In the last seven years or so the adoption of open-source solutions has been breathtaking and Microsoft is not sitting on the sidelines watching this happen from afar. They have to be concerned about Linux and myriad open-source software products as well as web-based solutions from companies like Google.
One of the beautiful things about open-source software is you can download it and try it for free. If you like it you can buy a business-class version of the solution or you can pay for support.
This approach of giving it away for a while before your customers have to pay for it is not unprecedented in tech. I remember years back when 3COM was trying to get the small business market to implement computer networks, they gave away network cards on the cheap hoping companies would se the benefits of networking and buy more cards at retail prices. This approach worked.
Microsoft is no stranger to this sort of approach either. In the video game space it is not unusual to lose money on the player and make money on the games.
In my memory the most strategic use of this technique to unseat a category leader was in 1992. At the time Borland’s Paradox database owned the desktop database market but the product was expensive at around $600 per desktop.
Microsoft introduced a competing database program called Access for $99 and took over the market overnight. In this case there was no need to up the price because the company made much more revenue and achieved greater earnings as the adoption of Access was much greater than that of Paradox.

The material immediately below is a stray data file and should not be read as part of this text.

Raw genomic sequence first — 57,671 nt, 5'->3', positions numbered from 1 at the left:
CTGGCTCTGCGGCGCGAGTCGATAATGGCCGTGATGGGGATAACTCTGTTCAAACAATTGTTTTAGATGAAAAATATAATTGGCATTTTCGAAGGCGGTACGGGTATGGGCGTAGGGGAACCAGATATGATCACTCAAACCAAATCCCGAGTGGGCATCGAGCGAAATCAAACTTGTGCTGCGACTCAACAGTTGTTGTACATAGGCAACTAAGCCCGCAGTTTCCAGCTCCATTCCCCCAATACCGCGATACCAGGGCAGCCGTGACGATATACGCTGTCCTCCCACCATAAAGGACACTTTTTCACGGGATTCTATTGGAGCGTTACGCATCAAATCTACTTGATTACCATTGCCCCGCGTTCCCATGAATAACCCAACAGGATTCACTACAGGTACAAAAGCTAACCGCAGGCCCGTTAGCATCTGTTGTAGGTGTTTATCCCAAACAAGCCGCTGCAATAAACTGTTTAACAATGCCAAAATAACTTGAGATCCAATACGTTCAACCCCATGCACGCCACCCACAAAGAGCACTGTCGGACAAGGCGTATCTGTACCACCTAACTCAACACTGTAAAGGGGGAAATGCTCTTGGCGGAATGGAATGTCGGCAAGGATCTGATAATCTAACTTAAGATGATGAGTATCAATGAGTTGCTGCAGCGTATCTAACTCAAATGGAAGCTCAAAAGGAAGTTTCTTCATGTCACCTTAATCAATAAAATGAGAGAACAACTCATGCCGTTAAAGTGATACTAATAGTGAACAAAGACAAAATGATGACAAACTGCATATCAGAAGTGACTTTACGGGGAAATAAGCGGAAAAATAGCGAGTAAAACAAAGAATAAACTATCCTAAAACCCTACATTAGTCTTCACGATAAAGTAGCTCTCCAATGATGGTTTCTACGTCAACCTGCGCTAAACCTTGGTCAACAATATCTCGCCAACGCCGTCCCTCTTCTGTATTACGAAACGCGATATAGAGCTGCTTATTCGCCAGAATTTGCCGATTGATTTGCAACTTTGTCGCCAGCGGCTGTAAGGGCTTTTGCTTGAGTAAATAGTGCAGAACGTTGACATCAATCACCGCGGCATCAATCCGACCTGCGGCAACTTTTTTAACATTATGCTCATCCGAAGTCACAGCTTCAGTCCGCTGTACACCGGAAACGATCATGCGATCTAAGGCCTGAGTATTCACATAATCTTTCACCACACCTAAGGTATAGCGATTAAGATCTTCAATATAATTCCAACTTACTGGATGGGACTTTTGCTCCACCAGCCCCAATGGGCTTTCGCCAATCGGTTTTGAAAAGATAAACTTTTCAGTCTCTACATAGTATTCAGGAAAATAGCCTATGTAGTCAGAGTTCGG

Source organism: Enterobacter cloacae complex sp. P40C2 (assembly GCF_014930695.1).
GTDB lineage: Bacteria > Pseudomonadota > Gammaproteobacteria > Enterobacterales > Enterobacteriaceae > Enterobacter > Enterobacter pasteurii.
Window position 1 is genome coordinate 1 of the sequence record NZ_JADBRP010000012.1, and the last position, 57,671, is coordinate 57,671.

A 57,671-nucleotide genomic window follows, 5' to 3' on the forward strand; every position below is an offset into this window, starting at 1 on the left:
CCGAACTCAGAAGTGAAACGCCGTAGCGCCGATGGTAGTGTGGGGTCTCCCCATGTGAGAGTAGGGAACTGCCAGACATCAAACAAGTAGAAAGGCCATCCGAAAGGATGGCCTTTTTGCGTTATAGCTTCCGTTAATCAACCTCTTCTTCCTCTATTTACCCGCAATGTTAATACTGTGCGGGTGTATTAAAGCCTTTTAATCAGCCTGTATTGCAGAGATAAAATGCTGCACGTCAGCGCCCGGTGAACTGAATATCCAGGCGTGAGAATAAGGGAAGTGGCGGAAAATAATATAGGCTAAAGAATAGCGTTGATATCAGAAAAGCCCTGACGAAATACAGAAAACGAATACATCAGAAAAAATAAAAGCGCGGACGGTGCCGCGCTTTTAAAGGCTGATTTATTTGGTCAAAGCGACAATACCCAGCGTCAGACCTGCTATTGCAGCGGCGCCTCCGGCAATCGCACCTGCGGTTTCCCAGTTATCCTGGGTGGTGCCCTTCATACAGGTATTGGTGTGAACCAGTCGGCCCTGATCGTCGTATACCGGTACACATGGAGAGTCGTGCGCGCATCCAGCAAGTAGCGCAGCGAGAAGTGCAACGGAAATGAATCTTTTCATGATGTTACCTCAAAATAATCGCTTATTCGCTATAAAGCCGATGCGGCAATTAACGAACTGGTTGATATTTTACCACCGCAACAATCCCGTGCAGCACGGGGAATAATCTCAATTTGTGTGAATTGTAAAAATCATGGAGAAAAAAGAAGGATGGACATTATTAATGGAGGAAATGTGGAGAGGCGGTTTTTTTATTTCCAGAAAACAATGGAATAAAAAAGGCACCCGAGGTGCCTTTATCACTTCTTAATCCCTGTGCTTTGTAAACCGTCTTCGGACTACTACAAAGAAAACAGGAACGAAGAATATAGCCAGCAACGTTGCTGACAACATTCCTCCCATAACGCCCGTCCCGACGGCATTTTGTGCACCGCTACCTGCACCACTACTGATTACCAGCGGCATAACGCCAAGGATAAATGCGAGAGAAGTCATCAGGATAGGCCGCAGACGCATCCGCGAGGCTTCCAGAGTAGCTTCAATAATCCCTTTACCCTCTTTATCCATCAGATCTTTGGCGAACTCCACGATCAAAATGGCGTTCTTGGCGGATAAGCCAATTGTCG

Microsoft it seems is trying to think outside the box once again by giving away a free trial of Exchange Server 2007 which includes unified messaging, enhanced security and increased efficiency.
The giant of Redmond is partnering with Unisys to offer Exchange as a managed service. So indeed this is really thinking outside the box as you don’t need a box to run the software. Why Unisys? I am not sure but Microsoft says in a press release that Unisys is a great partner to help them build a bullet-proof hosted service.
Net.com is also involved in this announcement providing voice integration assistance. Here is another company that fell off the collective radar for a few years. I have written about this company’s military VoIP products in a past issue of Internet Telephony Magazine. So Net.com is back and they are now calling themselves Network Equipment Technologies.
Interestingly the last time the majority of us consistently heard of Unisys was when Microsoft Access was first introduced about 15 years ago. Perhaps this partnership will allow Unisys and NET to get more press coverage and at the same allow Microsoft to combat the threat of open-source and competing web-based applications. My contacts at Microsoft are very proud of this latest version of Exchange and at a recent Dialogic analyst event, Microsoft’s Cliff Didcock said the company hopes the penetration of unified messaging goes from about 10% to 50+%. Obviously allowing companies to try before they buy and offering a managed solution are two great ways to increase corporate adoption of this latest e-mail server. In the process the company should see a greater adoption of Unified Messaging and Unified Communications.